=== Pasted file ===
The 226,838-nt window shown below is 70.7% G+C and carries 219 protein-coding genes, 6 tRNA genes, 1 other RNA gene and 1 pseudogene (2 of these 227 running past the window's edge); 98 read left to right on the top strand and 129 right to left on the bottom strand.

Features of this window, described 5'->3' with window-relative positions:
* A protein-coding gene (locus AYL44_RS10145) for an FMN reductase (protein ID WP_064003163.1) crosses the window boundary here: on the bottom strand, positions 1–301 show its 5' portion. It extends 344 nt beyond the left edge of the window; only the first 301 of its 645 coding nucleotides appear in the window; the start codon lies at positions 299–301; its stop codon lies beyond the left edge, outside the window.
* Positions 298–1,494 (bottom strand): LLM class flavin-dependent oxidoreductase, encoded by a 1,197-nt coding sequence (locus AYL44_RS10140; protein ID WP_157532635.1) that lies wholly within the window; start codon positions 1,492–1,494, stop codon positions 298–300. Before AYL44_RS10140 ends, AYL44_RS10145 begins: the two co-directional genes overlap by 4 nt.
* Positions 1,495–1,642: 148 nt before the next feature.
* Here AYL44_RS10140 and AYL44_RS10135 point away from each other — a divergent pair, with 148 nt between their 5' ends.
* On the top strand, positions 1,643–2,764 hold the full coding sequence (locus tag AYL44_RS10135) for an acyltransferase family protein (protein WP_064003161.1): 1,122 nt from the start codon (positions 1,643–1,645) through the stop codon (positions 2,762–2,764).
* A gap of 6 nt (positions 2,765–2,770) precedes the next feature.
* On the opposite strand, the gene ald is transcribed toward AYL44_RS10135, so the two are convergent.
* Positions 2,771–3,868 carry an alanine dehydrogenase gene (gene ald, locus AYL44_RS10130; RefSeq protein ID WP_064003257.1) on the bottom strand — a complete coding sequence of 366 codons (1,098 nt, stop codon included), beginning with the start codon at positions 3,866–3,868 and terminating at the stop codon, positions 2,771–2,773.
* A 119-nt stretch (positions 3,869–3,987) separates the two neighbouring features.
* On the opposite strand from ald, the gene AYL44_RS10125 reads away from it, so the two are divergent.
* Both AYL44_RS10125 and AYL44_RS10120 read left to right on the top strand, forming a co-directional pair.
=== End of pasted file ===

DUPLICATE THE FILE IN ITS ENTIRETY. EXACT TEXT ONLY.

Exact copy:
The 226,838-nt window shown below is 70.7% G+C and carries 219 protein-coding genes, 6 tRNA genes, 1 other RNA gene and 1 pseudogene (2 of these 227 running past the window's edge); 98 read left to right on the top strand and 129 right to left on the bottom strand.

Features of this window, described 5'->3' with window-relative positions:
* A protein-coding gene (locus AYL44_RS10145) for an FMN reductase (protein ID WP_064003163.1) crosses the window boundary here: on the bottom strand, positions 1–301 show its 5' portion. It extends 344 nt beyond the left edge of the window; only the first 301 of its 645 coding nucleotides appear in the window; the start codon lies at positions 299–301; its stop codon lies beyond the left edge, outside the window.
* Positions 298–1,494 (bottom strand): LLM class flavin-dependent oxidoreductase, encoded by a 1,197-nt coding sequence (locus AYL44_RS10140; protein ID WP_157532635.1) that lies wholly within the window; start codon positions 1,492–1,494, stop codon positions 298–300. Before AYL44_RS10140 ends, AYL44_RS10145 begins: the two co-directional genes overlap by 4 nt.
* Positions 1,495–1,642: 148 nt before the next feature.
* Here AYL44_RS10140 and AYL44_RS10135 point away from each other — a divergent pair, with 148 nt between their 5' ends.
* On the top strand, positions 1,643–2,764 hold the full coding sequence (locus tag AYL44_RS10135) for an acyltransferase family protein (protein WP_064003161.1): 1,122 nt from the start codon (positions 1,643–1,645) through the stop codon (positions 2,762–2,764).
* A gap of 6 nt (positions 2,765–2,770) precedes the next feature.
* On the opposite strand, the gene ald is transcribed toward AYL44_RS10135, so the two are convergent.
* Positions 2,771–3,868 carry an alanine dehydrogenase gene (gene ald, locus AYL44_RS10130; RefSeq protein ID WP_064003257.1) on the bottom strand — a complete coding sequence of 366 codons (1,098 nt, stop codon included), beginning with the start codon at positions 3,866–3,868 and terminating at the stop codon, positions 2,771–2,773.
* A 119-nt stretch (positions 3,869–3,987) separates the two neighbouring features.
* On the opposite strand from ald, the gene AYL44_RS10125 reads away from it, so the two are divergent.
* Both AYL44_RS10125 and AYL44_RS10120 read left to right on the top strand, forming a co-directional pair.